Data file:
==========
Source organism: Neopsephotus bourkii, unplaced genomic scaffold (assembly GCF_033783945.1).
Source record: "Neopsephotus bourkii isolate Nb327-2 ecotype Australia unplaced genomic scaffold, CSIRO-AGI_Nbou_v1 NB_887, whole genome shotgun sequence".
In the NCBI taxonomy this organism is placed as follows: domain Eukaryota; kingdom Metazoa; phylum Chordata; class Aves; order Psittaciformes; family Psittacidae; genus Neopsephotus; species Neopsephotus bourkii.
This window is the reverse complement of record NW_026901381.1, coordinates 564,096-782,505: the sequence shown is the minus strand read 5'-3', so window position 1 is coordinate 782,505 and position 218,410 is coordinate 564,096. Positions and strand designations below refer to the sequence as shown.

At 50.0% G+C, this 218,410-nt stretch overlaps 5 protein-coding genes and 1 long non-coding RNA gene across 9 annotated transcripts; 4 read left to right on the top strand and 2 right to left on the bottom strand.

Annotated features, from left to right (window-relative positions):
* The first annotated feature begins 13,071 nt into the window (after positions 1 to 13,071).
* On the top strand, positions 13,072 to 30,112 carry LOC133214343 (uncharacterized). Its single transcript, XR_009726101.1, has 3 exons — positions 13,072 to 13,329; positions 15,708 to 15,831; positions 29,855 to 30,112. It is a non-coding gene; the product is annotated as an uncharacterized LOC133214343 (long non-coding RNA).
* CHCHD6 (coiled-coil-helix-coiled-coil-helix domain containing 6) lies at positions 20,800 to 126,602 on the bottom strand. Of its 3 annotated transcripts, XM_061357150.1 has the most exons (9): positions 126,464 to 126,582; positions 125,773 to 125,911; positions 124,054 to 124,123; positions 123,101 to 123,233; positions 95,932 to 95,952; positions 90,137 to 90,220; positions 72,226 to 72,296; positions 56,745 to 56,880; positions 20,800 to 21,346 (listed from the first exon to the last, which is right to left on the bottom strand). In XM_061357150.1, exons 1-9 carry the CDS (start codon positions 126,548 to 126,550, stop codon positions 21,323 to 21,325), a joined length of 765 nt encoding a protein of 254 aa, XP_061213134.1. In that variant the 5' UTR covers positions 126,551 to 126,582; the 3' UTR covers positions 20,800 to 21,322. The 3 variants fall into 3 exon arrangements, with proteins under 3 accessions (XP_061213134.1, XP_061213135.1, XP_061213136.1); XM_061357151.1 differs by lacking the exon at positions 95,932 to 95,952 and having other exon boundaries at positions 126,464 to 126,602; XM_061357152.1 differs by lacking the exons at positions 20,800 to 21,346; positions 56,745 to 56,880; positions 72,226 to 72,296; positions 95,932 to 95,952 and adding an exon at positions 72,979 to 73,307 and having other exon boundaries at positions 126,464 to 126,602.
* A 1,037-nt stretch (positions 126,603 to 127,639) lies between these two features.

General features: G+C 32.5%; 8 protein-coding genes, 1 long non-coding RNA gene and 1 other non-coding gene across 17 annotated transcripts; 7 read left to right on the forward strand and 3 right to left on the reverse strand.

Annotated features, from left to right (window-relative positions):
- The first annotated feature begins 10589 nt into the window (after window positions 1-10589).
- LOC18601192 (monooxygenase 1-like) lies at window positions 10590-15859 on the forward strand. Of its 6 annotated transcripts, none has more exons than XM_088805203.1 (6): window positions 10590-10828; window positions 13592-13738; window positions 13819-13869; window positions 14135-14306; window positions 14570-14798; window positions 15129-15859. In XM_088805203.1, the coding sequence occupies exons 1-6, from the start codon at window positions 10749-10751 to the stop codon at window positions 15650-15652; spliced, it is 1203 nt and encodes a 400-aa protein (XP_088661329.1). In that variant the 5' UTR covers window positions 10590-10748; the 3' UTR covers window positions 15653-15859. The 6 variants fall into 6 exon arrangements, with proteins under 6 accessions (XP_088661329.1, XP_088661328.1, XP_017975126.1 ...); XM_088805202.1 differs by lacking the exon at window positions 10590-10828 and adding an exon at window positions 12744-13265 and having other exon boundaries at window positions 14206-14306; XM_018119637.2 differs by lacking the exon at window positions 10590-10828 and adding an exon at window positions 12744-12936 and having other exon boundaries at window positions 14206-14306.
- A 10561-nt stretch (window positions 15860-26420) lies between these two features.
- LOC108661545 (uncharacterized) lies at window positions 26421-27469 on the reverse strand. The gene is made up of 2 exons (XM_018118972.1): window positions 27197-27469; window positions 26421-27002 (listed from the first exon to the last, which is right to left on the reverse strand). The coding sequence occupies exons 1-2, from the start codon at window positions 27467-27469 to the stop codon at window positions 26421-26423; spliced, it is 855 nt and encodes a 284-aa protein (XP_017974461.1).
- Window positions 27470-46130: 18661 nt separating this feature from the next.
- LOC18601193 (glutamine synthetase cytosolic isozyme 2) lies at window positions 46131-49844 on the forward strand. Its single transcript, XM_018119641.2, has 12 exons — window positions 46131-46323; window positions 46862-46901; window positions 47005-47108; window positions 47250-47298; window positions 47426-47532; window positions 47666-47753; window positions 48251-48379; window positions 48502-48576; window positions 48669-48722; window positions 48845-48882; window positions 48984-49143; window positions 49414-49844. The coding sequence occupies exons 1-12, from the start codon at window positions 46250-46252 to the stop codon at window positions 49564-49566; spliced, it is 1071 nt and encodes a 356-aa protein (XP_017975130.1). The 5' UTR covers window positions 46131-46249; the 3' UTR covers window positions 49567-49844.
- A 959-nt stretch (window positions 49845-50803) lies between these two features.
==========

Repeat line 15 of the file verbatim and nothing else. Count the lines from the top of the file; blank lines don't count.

- A 10561-nt stretch (window positions 15860-26420) lies between these two features.